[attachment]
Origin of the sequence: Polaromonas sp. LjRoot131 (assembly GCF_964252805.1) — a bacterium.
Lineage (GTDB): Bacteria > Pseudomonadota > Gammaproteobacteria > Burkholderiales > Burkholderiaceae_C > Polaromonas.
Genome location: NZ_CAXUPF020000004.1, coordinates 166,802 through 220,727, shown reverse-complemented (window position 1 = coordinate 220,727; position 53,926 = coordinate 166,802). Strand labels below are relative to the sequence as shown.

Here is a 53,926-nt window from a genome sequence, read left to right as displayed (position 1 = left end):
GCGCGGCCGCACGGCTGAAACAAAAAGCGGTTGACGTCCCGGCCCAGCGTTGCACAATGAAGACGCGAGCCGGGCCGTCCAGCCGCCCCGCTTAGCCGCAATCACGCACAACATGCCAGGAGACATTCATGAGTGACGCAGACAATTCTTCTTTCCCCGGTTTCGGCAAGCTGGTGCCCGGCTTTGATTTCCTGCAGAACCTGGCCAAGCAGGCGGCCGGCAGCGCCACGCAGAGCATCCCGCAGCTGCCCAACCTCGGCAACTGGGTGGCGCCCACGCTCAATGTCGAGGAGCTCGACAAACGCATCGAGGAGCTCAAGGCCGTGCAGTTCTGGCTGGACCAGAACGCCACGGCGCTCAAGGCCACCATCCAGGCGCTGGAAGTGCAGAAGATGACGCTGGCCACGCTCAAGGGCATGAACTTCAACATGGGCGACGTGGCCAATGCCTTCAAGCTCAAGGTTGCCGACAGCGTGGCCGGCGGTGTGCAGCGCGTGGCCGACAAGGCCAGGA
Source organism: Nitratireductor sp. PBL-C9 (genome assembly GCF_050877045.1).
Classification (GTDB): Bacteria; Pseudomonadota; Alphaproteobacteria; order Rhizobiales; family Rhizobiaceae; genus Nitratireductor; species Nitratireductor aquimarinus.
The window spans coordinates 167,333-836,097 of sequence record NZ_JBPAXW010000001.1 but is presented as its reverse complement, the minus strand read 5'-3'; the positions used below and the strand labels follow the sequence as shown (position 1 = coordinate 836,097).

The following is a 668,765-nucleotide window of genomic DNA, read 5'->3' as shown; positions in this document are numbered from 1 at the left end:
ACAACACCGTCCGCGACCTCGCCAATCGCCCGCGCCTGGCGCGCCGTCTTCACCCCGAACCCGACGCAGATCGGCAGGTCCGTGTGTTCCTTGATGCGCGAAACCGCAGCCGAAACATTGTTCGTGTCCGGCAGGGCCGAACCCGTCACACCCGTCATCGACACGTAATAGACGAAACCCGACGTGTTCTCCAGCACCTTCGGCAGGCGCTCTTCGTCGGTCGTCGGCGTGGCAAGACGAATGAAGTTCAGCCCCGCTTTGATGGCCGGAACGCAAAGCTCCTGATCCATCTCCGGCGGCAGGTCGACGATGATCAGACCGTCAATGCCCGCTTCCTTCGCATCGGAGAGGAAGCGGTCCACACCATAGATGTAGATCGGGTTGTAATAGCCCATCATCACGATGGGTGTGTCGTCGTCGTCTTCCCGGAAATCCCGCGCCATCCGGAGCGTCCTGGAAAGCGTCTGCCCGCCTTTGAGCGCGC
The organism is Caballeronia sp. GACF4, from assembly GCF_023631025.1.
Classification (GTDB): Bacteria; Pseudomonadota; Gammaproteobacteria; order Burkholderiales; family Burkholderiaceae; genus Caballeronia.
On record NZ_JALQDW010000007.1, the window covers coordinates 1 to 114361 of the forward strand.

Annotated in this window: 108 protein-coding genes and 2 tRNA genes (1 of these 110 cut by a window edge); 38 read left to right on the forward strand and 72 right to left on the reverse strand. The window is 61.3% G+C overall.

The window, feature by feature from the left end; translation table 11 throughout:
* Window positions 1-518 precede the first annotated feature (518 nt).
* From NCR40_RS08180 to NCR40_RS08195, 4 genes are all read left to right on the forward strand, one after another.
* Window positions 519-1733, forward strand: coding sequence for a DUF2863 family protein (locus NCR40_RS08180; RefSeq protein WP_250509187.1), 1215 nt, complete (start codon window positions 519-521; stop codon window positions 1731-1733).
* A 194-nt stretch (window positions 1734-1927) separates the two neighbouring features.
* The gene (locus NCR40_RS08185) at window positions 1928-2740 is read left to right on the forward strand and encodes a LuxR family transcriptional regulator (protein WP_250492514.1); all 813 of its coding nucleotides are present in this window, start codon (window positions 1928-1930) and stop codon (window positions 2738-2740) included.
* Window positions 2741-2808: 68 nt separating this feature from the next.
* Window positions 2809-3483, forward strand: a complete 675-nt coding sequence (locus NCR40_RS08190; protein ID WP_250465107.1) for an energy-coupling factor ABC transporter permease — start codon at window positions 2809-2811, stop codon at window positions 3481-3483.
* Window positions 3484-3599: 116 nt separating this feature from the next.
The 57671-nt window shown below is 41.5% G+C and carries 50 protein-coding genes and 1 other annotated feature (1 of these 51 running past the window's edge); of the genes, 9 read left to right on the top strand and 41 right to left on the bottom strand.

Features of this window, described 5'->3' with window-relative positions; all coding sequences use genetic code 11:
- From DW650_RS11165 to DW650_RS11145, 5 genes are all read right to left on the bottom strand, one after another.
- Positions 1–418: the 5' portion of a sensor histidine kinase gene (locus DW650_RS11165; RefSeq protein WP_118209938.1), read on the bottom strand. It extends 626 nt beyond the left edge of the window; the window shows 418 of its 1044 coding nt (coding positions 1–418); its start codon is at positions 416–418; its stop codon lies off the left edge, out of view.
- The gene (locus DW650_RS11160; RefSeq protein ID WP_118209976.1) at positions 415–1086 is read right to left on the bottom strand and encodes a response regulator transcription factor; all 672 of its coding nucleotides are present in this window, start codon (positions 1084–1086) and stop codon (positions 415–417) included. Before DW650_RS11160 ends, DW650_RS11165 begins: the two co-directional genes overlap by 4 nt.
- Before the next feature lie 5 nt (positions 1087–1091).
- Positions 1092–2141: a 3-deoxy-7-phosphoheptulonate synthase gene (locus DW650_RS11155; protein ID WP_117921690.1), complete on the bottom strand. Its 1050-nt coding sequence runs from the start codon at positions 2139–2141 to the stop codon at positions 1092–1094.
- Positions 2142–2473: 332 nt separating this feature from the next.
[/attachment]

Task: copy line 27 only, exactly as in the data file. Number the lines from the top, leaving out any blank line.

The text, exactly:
- Positions 1–418: the 5' portion of a sensor histidine kinase gene (locus DW650_RS11165; RefSeq protein WP_118209938.1), read on the bottom strand. It extends 626 nt beyond the left edge of the window; the window shows 418 of its 1044 coding nt (coding positions 1–418); its start codon is at positions 416–418; its stop codon lies off the left edge, out of view.